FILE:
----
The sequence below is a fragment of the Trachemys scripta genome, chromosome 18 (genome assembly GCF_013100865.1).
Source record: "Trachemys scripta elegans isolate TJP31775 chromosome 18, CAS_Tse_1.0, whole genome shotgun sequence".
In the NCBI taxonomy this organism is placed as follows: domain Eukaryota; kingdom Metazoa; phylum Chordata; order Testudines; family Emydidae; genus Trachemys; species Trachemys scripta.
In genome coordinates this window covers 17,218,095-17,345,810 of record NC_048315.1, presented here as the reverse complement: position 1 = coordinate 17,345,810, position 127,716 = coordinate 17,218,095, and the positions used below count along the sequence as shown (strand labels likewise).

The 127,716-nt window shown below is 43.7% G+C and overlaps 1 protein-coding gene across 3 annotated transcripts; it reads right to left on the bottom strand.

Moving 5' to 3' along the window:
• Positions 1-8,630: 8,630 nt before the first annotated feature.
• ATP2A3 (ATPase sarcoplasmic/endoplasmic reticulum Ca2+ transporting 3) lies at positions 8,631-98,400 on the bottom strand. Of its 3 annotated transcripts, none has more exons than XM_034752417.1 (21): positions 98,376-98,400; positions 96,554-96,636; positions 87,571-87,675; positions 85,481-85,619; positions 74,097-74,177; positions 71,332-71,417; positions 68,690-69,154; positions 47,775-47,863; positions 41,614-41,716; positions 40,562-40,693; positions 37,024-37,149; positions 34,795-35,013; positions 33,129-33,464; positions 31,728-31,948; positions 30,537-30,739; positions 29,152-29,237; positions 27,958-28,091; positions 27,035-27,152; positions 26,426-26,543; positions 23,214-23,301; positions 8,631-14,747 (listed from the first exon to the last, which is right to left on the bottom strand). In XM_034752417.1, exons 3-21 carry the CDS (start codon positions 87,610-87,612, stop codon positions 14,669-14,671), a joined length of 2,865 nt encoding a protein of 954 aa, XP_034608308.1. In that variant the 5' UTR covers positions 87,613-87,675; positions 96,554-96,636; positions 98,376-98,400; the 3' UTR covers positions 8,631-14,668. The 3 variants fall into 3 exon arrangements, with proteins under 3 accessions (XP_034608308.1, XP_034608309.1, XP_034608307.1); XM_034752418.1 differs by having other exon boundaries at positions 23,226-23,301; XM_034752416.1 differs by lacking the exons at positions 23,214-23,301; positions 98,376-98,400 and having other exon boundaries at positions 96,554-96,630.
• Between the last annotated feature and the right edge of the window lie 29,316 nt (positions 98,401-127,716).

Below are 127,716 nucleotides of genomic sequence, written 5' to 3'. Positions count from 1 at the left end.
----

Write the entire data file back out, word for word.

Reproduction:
The sequence below is a fragment of the Trachemys scripta genome, chromosome 18 (genome assembly GCF_013100865.1).
Source record: "Trachemys scripta elegans isolate TJP31775 chromosome 18, CAS_Tse_1.0, whole genome shotgun sequence".
In the NCBI taxonomy this organism is placed as follows: domain Eukaryota; kingdom Metazoa; phylum Chordata; order Testudines; family Emydidae; genus Trachemys; species Trachemys scripta.
In genome coordinates this window covers 17,218,095-17,345,810 of record NC_048315.1, presented here as the reverse complement: position 1 = coordinate 17,345,810, position 127,716 = coordinate 17,218,095, and the positions used below count along the sequence as shown (strand labels likewise).

The 127,716-nt window shown below is 43.7% G+C and overlaps 1 protein-coding gene across 3 annotated transcripts; it reads right to left on the bottom strand.

Moving 5' to 3' along the window:
• Positions 1-8,630: 8,630 nt before the first annotated feature.
• ATP2A3 (ATPase sarcoplasmic/endoplasmic reticulum Ca2+ transporting 3) lies at positions 8,631-98,400 on the bottom strand. Of its 3 annotated transcripts, none has more exons than XM_034752417.1 (21): positions 98,376-98,400; positions 96,554-96,636; positions 87,571-87,675; positions 85,481-85,619; positions 74,097-74,177; positions 71,332-71,417; positions 68,690-69,154; positions 47,775-47,863; positions 41,614-41,716; positions 40,562-40,693; positions 37,024-37,149; positions 34,795-35,013; positions 33,129-33,464; positions 31,728-31,948; positions 30,537-30,739; positions 29,152-29,237; positions 27,958-28,091; positions 27,035-27,152; positions 26,426-26,543; positions 23,214-23,301; positions 8,631-14,747 (listed from the first exon to the last, which is right to left on the bottom strand). In XM_034752417.1, exons 3-21 carry the CDS (start codon positions 87,610-87,612, stop codon positions 14,669-14,671), a joined length of 2,865 nt encoding a protein of 954 aa, XP_034608308.1. In that variant the 5' UTR covers positions 87,613-87,675; positions 96,554-96,636; positions 98,376-98,400; the 3' UTR covers positions 8,631-14,668. The 3 variants fall into 3 exon arrangements, with proteins under 3 accessions (XP_034608308.1, XP_034608309.1, XP_034608307.1); XM_034752418.1 differs by having other exon boundaries at positions 23,226-23,301; XM_034752416.1 differs by lacking the exons at positions 23,214-23,301; positions 98,376-98,400 and having other exon boundaries at positions 96,554-96,630.
• Between the last annotated feature and the right edge of the window lie 29,316 nt (positions 98,401-127,716).

Below are 127,716 nucleotides of genomic sequence, written 5' to 3'. Positions count from 1 at the left end.